Get Fired Up
by Shana K. Wilson
photography by Vincent Knakal
Every year, fire is a force to be reckoned with in San Diego.
During the wildfire season, especially, the heartbreak over loss of lives,
injuries incurred, and loss of property takes its toll. That’s the bad
news. The good news is there are many things homeowners can do to protect themselves
from becoming fire victims. And it is vital to take steps before fire season
begins, when firefighting forces are stretched to the limit.
The fire season
is fueled by hot, dry, and windy weather. These conditions ease ignition;
fuels burn rapidly and with great intensity. Because many homes
in San Diego are adjacent to canyon or country terrain, it is important to
clear the surrounding land of grass, weeds, and flammable plants. Homes on
slopes are particularly vulnerable. Combustible construction, narrow roads,
inadequate water supply, and insufficient fire-resistant landscaping also
increase risk of significant damage due to fire.
“Most homeowners in Rancho Santa Fe don’t think
enough about the possibility of wildfire here,” says Rancho Santa Fe
fire chief Erwin Willis. “They
don’t clear the vegetation near their homes, and one day we will
have a wildfire.”
The Rancho Santa Fe Fire Department recommends creating
two zones of landscape around the home, the closest zone extending a
minimum of 40 feet from the
building. Plants in this area should consist of irrigated, ornamental
plants and trees, retaining no more than ten percent of native, non-irrigated
species. The second zone should extend a minimum of 60 feet further,
or 100 feet from the structure. In this zone, reduce flammable vegetation
to a minimum.
Remove dead or dying material from non-irrigated native vegetation, and
trim the lowest branches of trees and shrubs to three times higher than
below or to six feet above, whichever is higher. Completely remove any
debris by cutting down or trimming plants from the area.
to landscape, a home’s architectural design, as well as the
materials used for construction, have an important fire safety impact.
Experts state that homes built away from ridge tops and canyons are safer
built above canyon slopes. Shingle or shake roofs are a fire danger,
of course, but it is wise to use non-combustible materials for the entire
the home. “The number one cause for loss of homes is a combustible
Willis. “If you have one, rip it off and replace it.”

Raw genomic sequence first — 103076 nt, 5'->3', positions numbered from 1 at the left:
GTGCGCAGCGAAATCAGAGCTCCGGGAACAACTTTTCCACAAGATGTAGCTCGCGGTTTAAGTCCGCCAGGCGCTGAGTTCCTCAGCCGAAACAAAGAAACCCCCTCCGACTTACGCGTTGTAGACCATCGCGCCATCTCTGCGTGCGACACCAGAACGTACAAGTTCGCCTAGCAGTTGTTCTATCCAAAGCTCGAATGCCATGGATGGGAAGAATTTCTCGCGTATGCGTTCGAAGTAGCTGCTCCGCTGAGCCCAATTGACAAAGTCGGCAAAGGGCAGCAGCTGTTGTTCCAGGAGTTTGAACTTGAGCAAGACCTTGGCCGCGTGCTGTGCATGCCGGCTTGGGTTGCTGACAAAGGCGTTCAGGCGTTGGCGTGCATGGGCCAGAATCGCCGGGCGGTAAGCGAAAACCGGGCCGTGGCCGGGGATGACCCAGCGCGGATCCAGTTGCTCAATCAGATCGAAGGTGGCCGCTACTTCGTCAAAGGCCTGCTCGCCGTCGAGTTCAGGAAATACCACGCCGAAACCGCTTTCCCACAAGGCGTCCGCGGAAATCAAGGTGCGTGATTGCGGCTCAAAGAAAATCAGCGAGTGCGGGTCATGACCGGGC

the address numbers on the curb in large, clear, reflective numbers.
And it is a good idea to enclose the underside of decks, eaves, and
balconies with fire-resistive material. Be certain to have fire extinguishers
smoke alarms in the house.
“We have a problem in Rancho Santa Fe because of privacy
issues, with homes not having addresses clearly marked,” says Willis. “If
there were to be a wildfire, most engines wouldn’t come from our station;
they would come from other counties. Finding [specific addresses] would be
Even now, if someone has a medical emergency, it is hard to find
an address quickly, particularly when there are two or three driveways that
In the event that evacuation becomes necessary,
experts recommend developing an evacuation plan that includes
a list of items to
be packed in an
emergency, so that under panic conditions, essential items are
not overlooked. If
possible, involve the children in the planning. Learn at least
two routes out of the
Plan pet transport. Designate a friend or relative
out of the area as a phone contact. And review the plan periodically
members are familiar with it long before it is needed.
to recovering from a disaster like fire is maintaining adequate homeowners
insurance. The 2003 California wildfires
left many families
without homes and
without the funds to rebuild, because they were underinsured.
As real estate appreciates and the prices of building materials
a home will in many cases also rise.
Also, in regions such
as California, if a loss occurs, homeowners have to adhere to certain regulations
and building codes
that drive up square
Current requirements, such as installed sprinkler systems
or seismic reinforcements, add to the cost of replacement.
many homes in an area
are destroyed, as was the case in 2003 when more than 3,700
homes were lost,
the normal supply and demand market functions don’t
apply. Shortage of building supplies and skilled labor
drive up costs to rebuild — sometimes significantly.
it is crucial to review fire insurance coverage with
an agent on a periodic basis. As with all insurance,
it is better
have it and
it than the other way around. And the same can be said
for advanced planning and developing an awareness of
The Quail Botanical Gardens in Encinitas features
a Firescape Demonstration Garden that has plants with low water needs and
moderate-to-high fire resistance.
The firescape garden shows how a landscape design can reduce the risk of
wildfire damage to a home. The majority of the plant selection, some of which
on this and the previous page, is available at local nurseries. (760/436-3036,